The Do’s and Don’ts of Credentialing

Provider credentialing and enrollment is an absolute necessity when running a successful physician practice. Becoming a provider with commercial and government insurance companies allows you to maintain steady patient referrals and cash flow which is the backbone of any successful practice. 

The concept of credentialing is relatively straightforward. You send information about a physician’s or provider’s qualifications—work history, education, certifications, licensure, and so on—to a payer for review and verification. After they go through a thorough vetting process, the payer confirms the provider and begins reimbursing him or her for services rendered.

Sounds simple, right?

The reality is executing a consistent and reliable credentialing program is not always that easy. Over the years, eMDs has worked with independent physician practices, hospital-based groups, facilities and health plans on their credentialing and enrollment needs. And in that time we have amassed a good deal of knowledge of the Do’s and Don’ts of credentialing. We will share a few of those in this blog post.

Don’t Gloss Over the Details

The most common mistake associated with credentialing is a lack of attention to detail. Application errors can lead to delays and potentially denials. A typical credentialing application will ask for practice address, phone, fax, contact information, services provided, copies of your licensure, employment history, average patient profile and any records of past legal troubles regarding your medical practice.

Omitting or making mistakes on any of this data can lead to delays in your provider credentialing, and it can sometimes be grounds for a denial.

The solution? All your provider applications should go through a rigorous review process to certify accuracy before it is submitted to committee. Getting it right the first time means you'll get a new provider credentialed faster.

Do Allocate Enough Staff

Credentialing is a labor intensive process – the emphasis on LABOR. You need people to manage the process, enter the data, fact check the reporting, and the list goes on. Not having the appropriate allocation of staff can lead to mistakes, which will lead to delays, which will ultimately impact your revenue flow.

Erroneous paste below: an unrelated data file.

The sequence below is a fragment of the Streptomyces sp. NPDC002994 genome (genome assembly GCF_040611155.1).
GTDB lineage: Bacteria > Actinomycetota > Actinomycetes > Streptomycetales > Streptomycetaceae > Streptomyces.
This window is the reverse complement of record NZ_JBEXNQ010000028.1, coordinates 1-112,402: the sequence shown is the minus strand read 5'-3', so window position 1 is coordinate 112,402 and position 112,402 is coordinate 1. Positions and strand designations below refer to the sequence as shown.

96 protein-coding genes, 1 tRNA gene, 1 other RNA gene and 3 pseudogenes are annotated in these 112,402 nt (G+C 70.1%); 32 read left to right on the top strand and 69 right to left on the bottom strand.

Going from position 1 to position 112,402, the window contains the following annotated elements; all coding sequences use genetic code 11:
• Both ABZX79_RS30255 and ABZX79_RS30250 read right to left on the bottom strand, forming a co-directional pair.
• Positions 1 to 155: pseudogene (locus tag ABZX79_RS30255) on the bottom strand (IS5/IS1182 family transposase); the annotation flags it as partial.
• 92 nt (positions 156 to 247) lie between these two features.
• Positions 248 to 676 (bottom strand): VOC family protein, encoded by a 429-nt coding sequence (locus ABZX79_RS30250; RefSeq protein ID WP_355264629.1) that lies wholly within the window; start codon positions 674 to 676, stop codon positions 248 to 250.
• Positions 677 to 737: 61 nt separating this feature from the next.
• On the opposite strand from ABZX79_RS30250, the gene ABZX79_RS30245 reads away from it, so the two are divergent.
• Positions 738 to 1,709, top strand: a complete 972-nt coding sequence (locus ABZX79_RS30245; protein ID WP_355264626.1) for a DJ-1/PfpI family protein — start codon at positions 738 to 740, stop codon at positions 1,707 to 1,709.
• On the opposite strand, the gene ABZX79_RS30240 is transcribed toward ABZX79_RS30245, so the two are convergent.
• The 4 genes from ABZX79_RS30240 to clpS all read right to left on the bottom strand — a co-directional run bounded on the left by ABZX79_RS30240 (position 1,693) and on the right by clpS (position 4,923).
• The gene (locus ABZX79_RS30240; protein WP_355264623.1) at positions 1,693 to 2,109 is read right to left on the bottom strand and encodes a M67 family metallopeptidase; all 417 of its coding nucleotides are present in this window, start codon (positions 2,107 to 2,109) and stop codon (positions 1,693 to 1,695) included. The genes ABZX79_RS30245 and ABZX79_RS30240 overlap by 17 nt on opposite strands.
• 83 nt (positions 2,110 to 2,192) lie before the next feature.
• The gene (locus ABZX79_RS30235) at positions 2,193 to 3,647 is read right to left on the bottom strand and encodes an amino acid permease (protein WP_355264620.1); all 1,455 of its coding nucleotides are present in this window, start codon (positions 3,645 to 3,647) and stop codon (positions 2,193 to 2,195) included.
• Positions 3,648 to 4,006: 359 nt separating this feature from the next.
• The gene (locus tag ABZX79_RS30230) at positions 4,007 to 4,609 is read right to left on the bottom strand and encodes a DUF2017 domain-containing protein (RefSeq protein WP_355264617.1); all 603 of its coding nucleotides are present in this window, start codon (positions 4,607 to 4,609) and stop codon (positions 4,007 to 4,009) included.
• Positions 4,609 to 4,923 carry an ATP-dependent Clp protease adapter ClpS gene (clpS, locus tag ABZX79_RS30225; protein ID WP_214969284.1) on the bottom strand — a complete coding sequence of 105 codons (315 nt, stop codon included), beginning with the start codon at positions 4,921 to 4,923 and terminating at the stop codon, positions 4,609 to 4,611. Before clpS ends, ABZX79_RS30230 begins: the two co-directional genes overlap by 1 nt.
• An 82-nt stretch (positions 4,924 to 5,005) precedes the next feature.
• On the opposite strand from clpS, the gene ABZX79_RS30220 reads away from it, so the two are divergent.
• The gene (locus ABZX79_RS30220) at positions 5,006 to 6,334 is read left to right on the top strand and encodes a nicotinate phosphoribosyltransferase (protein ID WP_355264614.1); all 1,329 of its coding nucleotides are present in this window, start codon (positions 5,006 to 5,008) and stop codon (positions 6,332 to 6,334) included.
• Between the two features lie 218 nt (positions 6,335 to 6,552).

Don’t Assume Everything is OK

You know what they say about people that assume things…In credentialing and enrollment, no news does not necessarily mean good news.

Many plans are backlogged with credentialing applications.  Make every effort to confirm your application was received and where in the process it is. If something sounds like it does not make sense, question the response.  We often hear “I have no record of the application” and when presented with evidence of receipt via a trackable transit confirmation, the answer changes to “Oh, it is on my desk."  Make sure you understand the answer before you accept it.

Follow-up at regular intervals and keep notes.  Phone if you need to, e-mail your contacts and check web directories.  With few exceptions, plans will not call you with updates or reasons for delays.  The only way you will know is to follow-up on a regular basis.  No one is more concerned about your application than you.  Make follow-up a routine and planned event which does not stop until the application is approved and participation is secured.

Do Start Early

Many practices get started too late, which can be a matter of success and failure for your practice. At a minimum you want to give yourself at least 90 days. Realize that you are working on someone else’s timeline – the payer. The responsiveness of the payer to your application will be determined by their workload and their motivation to add new providers to their network.  As payers have merged and supersized, a practice's ability to expedite an application has shrunk.

Credentialing your medical providers is labor intensive with few shortcuts. Yet practices need to maintain participation in a wide range of plans to remain competitive and to facilitate scheduling, coverage, timely payment and most important, keeping referrals within the organization. Working with a credentialing company can help you complete each phase without delays.

To learn more about eMDs credentialing services, contact us today for a free consultation. 

Join Our Newsletter

Get Updates Direct to Your Inbox. Gain access to a rich library of articles, white papers, webinars, podcasts and more. Register today to receive eMDs Insights newsletter.

Specialty *
State *